We want you to come out to the farm and meet, “the Uncle,” Lynn told me. So we all piled into two or three cars and drove out of town a few miles to a lovely farm, similar to ones where I grew up that are largely what my mother used to call, “garden farms” because the crops they grew were vegetables for selling to grocery stores, not the big corn, wheat, and bean crops so common in other parts of the country. After looking around and being entertained by seeing even more members of the family, I was invited into the residence of the Uncle.
The Uncle was the head of their American family, and as such, he was the last to arrive in the room, which was very large. This room was arranged with chairs of all kinds along the walls on the right and left, but there was a single chair at the head of the room, and I was directed to sit there. I did, and everyone else sat at the chairs along the walls.
The only other chair, in fact the only other piece of furniture, was in the center of the room, but toward the back, so all the other participants sat where they could see this chair, which also was on a raised platform, perhaps ten inches off the floor and about six foot square. The uncle came in and stepped up on the platform, and seated himself in his chair, which looked quite large and almost throne-like. Who am I kidding? It very much was a throne. He was a nice looking man, perhaps in his mid 60’s, but he could have been older. He was tall, about six feet, give or take an inch, which surprised me. He was lean and muscular from years of farm work.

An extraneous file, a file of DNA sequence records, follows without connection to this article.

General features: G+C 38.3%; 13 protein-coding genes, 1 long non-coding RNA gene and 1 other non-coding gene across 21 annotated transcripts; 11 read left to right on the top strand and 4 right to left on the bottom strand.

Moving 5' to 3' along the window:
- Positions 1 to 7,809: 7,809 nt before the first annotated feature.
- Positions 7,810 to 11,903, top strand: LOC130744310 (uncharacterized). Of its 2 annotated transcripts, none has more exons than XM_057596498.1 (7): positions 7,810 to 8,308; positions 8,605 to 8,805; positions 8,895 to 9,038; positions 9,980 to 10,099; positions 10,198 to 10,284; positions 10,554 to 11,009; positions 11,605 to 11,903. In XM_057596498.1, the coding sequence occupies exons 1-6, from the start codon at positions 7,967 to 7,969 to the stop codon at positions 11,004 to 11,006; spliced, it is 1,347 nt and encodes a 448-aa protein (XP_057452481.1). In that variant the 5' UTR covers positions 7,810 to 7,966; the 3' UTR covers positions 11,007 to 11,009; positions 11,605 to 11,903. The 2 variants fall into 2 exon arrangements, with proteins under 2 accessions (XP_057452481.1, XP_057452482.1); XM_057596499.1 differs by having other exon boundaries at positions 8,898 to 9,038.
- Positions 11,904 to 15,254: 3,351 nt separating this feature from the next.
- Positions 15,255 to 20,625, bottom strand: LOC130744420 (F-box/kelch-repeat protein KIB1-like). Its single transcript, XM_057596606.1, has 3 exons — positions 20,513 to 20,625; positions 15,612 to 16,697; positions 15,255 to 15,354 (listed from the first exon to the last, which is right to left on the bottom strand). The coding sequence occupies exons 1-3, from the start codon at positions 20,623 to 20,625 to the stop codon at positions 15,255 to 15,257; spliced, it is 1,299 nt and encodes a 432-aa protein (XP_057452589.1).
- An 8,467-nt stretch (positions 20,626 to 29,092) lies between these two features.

People had been talking quietly until the uncle entered the room, and then no one else spoke after that, except the uncle and me. He began by asking me where I was from. I said I was “from Michigan.” He smiled and told me when he first came to this country as a younger man, he had lived in Imlay City and had worked on farms there. From then on, we had a lively conversation about the area, because it was just miles from where I grew up. We talked for perhaps half an hour, and then he ended our interview by thanking me and standing up.
We all went back outside, and I was loaded up with several sacks of fresh vegetables from the farm. I suppose I had passed the uncle’s test and was judged suitable for one of his nephews. Lynn, Danny, and I got in their car and headed back to Oakland, but I took little time to let Lynn and her husband know I was not interested in being married. I appreciated the gesture to introduce me to the brothers and the uncle, and they seemed like fine men, but that was not the direction I wanted for my life.
Shortly afterward, Lynn and Danny moved to Modesto, and I never saw her again. I think she was not pleased about my choice, and saw it as a rejection of her and her family. I was impressed by this very different cultural approach to mate selection, and have never forgotten every nuance of that experience. It was a once-in- a-lifetime event. I was happy to have had it, but happy that it was over. I did talk to Lynn once, years later, after I came back to Michigan. She was content, living in a house next door to her in-laws in Modesto and raising her kids. I am still glad to be here and not there. It seems as surreal to me now as it did that day.